Roofing Types

When building or modifying a home, you should designate some time to selecting the best roof type to match the architecture of your home, Chase Construction North West can help you decide what roofing type is best for you. Below are designs I’ve either used or witnessed being used, to great effect.


This style of roof originates from France and uses four slopes, two on each side of the house. Used on many iconic French buildings, including the Louvre.  The lower slope is more vertical than the upper slope, creating beautiful angles. The use of a Mansard can have wonderful effects on the interior of a home too, often creating more space and angled walls on the highest floor of the build.


This Dutch design takes inspiration from Mansart, the French architect from whom the term Mansard comes. Almost identical in design, the Gambrel has one extra slope below the vertical slope that hangs over the façade of the property.

gambrel roof


A skillion roof is a single slope, often not attached to any other roof surface. In recent years architects have been using multi skillion roofing on a single property to create unique shapes on the exterior. If the property is on the larger side it is worth considering how much water flow you will have from the roof. If you live in an area where you experience high amounts of rainfall, a skillion roof will cause all run off to collect in one location, rather than being spread around the ground.


Used as an accompaniment to other roofing styles, often on a porch or smaller parts of the house. When used properly it can be very aesthetically pleasing.


Easy to construct and to identify. I think the simple look compliments modern designs brilliantly. Flat builds are proving very popular in Scandinavia. Green roofs are fashionable at the moment; people are turning flat roofs in to eco-friendly spaces where they can spend time. A green roof keeps heat inside the home, absorbs rainwater and helps lower urban air temperature. Unfortunately, flat roofs require much more maintenance than other design types. Debris and water collect on the surface and must be managed to prevent damage to the building.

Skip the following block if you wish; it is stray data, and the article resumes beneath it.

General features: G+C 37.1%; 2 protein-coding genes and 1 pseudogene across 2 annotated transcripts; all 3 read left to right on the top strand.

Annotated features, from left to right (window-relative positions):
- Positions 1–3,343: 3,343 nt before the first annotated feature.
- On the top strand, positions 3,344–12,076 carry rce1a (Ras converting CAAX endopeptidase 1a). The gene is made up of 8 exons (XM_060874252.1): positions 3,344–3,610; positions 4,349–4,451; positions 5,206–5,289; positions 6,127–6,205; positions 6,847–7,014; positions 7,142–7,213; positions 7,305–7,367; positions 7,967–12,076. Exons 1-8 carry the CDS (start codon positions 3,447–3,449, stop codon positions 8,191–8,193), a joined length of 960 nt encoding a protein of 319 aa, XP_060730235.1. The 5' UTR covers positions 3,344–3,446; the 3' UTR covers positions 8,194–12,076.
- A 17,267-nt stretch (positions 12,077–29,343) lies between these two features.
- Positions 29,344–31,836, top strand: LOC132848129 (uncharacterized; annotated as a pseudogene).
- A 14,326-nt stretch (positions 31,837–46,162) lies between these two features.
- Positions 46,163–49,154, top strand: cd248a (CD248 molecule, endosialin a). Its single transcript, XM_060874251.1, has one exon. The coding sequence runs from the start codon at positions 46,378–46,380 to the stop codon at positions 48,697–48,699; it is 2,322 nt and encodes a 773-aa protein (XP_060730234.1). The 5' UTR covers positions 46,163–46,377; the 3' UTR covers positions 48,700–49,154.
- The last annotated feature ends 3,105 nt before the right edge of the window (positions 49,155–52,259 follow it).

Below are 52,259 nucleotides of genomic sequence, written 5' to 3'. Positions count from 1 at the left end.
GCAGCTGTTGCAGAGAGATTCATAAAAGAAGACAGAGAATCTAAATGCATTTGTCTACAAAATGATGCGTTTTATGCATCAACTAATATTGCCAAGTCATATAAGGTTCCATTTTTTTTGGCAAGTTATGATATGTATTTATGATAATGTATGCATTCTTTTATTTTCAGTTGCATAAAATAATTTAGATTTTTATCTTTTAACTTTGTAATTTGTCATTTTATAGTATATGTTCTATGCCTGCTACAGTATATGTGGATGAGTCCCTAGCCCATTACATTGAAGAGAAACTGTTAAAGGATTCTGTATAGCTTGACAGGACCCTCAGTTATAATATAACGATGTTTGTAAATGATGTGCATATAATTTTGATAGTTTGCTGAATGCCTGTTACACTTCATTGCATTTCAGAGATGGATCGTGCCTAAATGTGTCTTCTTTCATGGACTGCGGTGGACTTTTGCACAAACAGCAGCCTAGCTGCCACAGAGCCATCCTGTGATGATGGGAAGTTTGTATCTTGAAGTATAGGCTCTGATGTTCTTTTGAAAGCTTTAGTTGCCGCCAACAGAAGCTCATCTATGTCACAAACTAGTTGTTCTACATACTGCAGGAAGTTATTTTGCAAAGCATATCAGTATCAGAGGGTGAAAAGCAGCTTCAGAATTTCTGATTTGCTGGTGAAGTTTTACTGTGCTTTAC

Opposite, in theory, to the Mansard. Again, the roof is made up of four slopes, this time the higher slope is steeper than the lower slope. The lower slopes have quite a significant overlap over the house, often covering a patio, walkway or seating area.

bonnet roof


A practical design, not difficult to construct compared to some of the other types. There is a slope on each side of the building, they all have the same angles and meet at the peak of the structure. Depending on the size of the flat surface, you may need to carry out regular maintenance to clear rain water and debris.


When done properly, my favourite style of roof. The wide variety of shapes and angles you can create give an architect license to experiment. Usually made with one long shallow side and a shorter steeper side, although there are no rules to say you can’t mix things up. With the standard design, it’s possible to have a building with one half containing two stories and the other having three stories. Designed well, this will leave you with more room and a unique space.

saltbox roof

In my experience, the best home designs are always the ones that are unique. There are a lot of good designers and architects out there who create perfectly lovely structures and interiors, but it takes something different to ascend to greatness. A roof can give you that something special. Not only will a great roof provide a beautiful exterior to a property, done correctly it can completely transform the interior too.

Hillary Ealey has a passion for home improvements and is working alongside LEAFIELD PROJECTS to help you learn more.

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